Hawaii is looking for solutions to its homelessness crisis, and lawmakers are considering a program to help connect homeless people with day jobs.
They’re modeling the three-year program after a similar approach in Albuquerque, N.M., and Tucson, Ariz. Lunch and a ride to a shelter at the end of the workday also would be provided to participants, according to a bill passed by the state Senate on Tuesday.
“With the rate of growth in our homeless population, it really makes sense to get folks an additional opportunity and get them connected with service providers in the city and state,” said state Rep. Chris Lee (D, Kailua-Lanikai- Waimanalo), who introduced the bill.
Lee decided to introduce the bill after visiting New Mexico and witnessing the program.
“Other places have had great success with roadside cleanup, taking care of graffiti, cleaning up homeless encampments, all kinds of things,” Lee said. “There’s no shortage of that kind of work here in Hawaii, and in particular in Honolulu.”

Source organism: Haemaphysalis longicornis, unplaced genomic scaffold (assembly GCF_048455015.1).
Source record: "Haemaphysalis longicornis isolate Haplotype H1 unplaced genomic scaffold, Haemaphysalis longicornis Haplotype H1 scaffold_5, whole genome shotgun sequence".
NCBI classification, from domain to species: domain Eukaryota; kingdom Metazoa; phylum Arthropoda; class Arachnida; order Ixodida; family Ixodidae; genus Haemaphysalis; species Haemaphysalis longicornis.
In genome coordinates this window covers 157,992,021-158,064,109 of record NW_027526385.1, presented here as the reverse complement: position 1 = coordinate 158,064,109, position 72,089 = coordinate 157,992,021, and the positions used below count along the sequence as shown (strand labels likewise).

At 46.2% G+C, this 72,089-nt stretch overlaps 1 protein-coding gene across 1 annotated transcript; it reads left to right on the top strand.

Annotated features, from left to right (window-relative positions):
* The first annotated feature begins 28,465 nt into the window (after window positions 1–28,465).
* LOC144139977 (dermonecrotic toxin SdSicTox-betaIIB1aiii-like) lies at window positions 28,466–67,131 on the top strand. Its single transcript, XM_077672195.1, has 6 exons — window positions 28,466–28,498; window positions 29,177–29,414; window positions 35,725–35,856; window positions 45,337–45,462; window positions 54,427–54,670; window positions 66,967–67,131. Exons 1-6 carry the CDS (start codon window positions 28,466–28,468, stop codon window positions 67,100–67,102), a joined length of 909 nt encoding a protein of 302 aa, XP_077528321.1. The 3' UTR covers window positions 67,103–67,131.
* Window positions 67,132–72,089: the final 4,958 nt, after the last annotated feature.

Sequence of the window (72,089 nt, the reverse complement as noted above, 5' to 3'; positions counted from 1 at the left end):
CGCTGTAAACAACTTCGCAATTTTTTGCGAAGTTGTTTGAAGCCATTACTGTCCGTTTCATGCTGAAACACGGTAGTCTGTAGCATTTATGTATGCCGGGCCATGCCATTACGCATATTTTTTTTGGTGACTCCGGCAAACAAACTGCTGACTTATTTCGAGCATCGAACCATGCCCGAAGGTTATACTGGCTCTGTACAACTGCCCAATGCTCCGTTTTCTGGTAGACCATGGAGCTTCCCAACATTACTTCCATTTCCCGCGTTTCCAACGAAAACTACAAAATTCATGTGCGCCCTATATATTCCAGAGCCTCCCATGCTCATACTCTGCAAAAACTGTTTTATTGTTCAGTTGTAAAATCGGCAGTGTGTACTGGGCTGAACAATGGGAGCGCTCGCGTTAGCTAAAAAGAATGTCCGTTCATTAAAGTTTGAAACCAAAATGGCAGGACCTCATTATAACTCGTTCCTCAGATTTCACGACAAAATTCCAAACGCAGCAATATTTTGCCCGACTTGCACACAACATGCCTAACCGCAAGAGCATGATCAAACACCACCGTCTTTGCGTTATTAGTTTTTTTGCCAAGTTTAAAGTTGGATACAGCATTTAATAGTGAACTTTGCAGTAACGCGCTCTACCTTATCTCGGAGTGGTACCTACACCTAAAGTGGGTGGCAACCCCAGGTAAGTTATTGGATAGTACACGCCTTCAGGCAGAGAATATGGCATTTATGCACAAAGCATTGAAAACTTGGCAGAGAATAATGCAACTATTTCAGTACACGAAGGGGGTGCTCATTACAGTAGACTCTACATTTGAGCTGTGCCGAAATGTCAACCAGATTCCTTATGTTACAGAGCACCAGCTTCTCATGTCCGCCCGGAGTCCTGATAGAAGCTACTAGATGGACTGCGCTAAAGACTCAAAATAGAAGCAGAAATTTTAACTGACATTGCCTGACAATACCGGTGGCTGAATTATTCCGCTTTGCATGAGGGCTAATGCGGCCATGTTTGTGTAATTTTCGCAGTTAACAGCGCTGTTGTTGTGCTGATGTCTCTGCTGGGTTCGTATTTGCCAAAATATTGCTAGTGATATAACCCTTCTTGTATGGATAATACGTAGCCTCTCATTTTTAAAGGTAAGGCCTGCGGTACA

Many homeless people don’t have Internet access or cars, so the program could help them surmount those challenges, said The American Civil Liberties Union of Hawaii in testimony supporting the bill. The program would begin on Oahu, and it would be run by the City and County of Honolulu.
Hawaii has the highest rate of homelessness per capita in the nation. According to the latest count, there were 7,620 homeless people statewide, with about 4,900 living on Oahu, and half of them were unsheltered.
“We’ve only seen it get worse over time, and I’m glad were talking about different solutions,” said state Rep. Beth Fukumoto-Chang (R, Mililani-Mililani Mauka-Waipio Acres), who co-introduced the bill. “It’s a creative way to address the problem, and obviously it’s not going to take care of everything, but it will take care of a small piece.”